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The ThoughtWorks Anthology: Essays on Software Technology and Innovation (Pragmatic Programmers)
by ThoughtWorks Inc.

Pragmatic Bookshelf
1 edition
March 2008
248 pages

Reviewed by Ulf Dittmer, May 2008
  (7 of 10)

This collection of 13 essays written by various ThoughtWorks (a software consulting company) employees covers a wide range of software development topics. There's no overarching theme - the essays are meant to present current thinking on issues that are being thought about nowadays even if they're maybe not on everybody's mind.

Some essays focus purely on the programming (e.g. domain-specific languages, object design, domain annotations and the mix-and-match of languages that's possible with the JVM and CLR), while the majority addresses issues of the development process. That includes agile testing, performance testing, iteration management, improving the build and release processes and project tracking, amongst others. Some source code in various languages is shown throughout the book, but all is explained, and can be understood even without knowing that particular language.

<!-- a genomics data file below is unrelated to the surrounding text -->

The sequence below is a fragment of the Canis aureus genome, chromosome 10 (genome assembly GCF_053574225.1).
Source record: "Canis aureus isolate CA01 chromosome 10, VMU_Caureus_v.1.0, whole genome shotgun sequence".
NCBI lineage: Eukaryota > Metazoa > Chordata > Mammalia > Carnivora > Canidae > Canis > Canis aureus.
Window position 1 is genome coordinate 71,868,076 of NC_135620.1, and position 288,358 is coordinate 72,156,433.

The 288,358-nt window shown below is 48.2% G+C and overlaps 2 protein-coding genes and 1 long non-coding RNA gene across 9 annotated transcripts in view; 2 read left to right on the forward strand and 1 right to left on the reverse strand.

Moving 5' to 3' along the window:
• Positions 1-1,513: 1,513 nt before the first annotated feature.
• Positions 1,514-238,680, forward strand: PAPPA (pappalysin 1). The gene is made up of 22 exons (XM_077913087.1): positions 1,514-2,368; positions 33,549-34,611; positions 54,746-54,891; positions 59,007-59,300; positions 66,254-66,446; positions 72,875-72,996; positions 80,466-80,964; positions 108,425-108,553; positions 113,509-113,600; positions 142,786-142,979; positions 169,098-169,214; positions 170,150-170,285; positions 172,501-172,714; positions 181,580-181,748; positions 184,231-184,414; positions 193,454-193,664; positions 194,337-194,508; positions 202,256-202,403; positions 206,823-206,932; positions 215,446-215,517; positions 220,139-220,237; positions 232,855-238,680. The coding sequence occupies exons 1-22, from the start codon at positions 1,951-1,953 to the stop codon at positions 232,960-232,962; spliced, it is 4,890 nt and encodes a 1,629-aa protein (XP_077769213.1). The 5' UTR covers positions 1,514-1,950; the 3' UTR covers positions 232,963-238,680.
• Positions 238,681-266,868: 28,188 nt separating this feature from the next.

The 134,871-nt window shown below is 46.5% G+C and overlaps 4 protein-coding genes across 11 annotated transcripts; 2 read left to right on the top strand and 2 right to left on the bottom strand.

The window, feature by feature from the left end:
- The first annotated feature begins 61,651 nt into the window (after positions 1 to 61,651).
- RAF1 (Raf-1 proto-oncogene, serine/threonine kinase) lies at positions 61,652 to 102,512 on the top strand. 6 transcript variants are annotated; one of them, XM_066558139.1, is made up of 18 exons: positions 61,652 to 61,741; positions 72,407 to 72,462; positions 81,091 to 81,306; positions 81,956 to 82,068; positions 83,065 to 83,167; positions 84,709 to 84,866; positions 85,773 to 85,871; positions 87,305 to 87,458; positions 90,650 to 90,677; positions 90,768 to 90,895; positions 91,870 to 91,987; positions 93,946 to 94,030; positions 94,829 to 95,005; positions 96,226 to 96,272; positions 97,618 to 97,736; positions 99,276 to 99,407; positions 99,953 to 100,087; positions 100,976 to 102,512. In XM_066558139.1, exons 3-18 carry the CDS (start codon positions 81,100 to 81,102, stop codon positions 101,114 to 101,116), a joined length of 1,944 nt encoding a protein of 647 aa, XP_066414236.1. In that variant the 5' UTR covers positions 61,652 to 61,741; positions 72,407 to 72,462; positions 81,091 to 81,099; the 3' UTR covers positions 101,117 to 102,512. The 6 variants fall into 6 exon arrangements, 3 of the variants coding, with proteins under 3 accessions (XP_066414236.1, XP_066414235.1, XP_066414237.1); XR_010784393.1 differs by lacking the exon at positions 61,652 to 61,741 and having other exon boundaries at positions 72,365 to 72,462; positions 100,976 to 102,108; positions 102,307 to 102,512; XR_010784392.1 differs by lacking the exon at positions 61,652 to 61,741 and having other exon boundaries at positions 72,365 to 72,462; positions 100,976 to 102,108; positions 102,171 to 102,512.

The depth and style of the essays varies widely, since no two chapters are written by the same author. While all of them should be of interest to any developer or development manager, not many may be applicable to a particular reader's situation. For this reviewer, 4 out of 13 essays were very interesting or directly applicable; that's enough to make the book worthwhile reading. Particularly a chapter about domain annotations (using Java's annotations and .Net's attributes not for code management or deployment purposes, but for issues arising from the problem domain) provided food for much thought.

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